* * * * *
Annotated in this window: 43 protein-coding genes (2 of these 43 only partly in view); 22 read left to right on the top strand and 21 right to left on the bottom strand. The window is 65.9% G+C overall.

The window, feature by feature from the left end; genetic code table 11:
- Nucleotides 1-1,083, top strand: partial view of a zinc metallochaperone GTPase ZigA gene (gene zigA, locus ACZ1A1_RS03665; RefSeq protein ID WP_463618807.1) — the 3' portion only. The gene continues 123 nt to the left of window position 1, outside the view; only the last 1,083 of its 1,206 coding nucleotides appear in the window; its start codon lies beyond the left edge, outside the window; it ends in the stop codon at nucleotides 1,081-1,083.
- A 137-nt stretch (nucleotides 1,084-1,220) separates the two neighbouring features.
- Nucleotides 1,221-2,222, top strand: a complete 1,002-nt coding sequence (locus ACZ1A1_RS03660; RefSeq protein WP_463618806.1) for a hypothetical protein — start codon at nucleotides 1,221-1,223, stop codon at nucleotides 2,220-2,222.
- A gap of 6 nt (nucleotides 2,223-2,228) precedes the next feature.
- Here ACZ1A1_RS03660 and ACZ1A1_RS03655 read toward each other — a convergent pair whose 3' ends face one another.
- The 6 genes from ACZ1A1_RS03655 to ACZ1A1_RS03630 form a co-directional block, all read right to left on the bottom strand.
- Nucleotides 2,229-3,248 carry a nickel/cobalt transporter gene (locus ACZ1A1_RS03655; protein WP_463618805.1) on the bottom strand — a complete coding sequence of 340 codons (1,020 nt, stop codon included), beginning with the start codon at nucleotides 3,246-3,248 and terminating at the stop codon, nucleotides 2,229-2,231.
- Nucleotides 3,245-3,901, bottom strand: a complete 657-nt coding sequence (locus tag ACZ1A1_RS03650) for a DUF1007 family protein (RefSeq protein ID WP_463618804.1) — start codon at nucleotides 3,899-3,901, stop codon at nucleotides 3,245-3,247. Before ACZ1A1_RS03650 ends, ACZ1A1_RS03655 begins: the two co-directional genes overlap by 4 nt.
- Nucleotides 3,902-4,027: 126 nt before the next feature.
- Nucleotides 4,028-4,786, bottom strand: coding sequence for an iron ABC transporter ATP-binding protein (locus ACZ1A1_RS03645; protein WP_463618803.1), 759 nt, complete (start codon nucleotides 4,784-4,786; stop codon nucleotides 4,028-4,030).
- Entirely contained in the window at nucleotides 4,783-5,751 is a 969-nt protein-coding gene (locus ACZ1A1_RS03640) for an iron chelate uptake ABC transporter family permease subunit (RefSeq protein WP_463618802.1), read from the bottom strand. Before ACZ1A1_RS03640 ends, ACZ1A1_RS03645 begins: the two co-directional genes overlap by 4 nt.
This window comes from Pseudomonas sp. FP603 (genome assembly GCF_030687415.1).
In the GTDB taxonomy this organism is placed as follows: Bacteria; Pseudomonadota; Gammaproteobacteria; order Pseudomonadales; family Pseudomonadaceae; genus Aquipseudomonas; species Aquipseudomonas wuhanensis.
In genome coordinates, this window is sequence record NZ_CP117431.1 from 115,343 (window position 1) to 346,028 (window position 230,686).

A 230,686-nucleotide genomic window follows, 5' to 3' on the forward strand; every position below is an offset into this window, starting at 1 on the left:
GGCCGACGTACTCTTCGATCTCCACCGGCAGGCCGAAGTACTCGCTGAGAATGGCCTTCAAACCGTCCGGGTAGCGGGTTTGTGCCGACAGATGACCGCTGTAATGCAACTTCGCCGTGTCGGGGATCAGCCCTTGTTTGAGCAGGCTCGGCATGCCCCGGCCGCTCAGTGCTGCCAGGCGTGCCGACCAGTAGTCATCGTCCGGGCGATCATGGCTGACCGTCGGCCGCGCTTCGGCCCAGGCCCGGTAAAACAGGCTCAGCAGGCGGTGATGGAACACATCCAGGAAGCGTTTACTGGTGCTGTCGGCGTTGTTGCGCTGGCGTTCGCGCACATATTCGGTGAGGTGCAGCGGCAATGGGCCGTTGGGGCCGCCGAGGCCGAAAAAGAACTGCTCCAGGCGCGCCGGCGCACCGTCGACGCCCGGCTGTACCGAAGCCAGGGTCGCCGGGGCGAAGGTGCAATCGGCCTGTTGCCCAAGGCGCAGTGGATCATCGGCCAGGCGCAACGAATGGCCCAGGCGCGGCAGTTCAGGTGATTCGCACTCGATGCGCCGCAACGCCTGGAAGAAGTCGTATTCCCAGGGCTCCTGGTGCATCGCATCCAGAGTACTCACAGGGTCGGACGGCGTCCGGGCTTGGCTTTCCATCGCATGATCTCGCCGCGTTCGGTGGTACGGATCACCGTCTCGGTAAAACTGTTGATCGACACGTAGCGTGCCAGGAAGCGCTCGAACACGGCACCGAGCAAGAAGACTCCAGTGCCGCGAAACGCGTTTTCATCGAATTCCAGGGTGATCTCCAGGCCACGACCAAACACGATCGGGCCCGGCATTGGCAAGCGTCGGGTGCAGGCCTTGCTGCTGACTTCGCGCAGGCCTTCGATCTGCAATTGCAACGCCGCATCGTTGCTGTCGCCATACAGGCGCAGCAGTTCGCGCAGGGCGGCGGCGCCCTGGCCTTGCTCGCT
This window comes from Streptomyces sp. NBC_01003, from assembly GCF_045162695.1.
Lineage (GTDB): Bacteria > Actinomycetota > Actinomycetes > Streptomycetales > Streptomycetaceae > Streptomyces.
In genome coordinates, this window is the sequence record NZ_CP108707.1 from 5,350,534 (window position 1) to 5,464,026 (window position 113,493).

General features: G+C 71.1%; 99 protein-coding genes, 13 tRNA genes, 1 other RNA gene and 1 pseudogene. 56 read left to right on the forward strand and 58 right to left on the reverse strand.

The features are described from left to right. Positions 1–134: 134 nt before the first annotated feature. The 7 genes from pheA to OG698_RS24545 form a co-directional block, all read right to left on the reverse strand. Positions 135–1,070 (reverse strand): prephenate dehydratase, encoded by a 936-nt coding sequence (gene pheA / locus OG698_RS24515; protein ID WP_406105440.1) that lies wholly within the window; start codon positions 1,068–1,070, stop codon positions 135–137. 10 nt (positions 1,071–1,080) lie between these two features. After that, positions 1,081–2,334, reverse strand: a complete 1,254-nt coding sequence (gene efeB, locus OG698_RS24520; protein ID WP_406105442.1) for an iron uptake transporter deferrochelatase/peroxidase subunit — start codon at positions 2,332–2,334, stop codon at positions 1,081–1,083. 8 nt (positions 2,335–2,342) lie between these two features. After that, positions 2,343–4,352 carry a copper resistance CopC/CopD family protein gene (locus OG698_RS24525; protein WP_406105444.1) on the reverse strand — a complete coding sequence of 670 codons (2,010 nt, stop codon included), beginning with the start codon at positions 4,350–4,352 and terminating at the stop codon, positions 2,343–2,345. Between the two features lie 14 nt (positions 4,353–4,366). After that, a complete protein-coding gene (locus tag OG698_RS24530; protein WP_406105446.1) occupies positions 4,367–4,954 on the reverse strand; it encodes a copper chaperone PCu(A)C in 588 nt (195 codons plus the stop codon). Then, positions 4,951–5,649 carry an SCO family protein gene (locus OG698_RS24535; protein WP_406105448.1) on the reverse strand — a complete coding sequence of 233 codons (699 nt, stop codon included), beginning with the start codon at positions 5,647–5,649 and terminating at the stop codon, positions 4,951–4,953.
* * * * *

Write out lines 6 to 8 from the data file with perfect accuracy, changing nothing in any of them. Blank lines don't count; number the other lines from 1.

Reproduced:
- A gap of 6 nt (nucleotides 2,223-2,228) precedes the next feature.
- Here ACZ1A1_RS03660 and ACZ1A1_RS03655 read toward each other — a convergent pair whose 3' ends face one another.
- The 6 genes from ACZ1A1_RS03655 to ACZ1A1_RS03630 form a co-directional block, all read right to left on the bottom strand.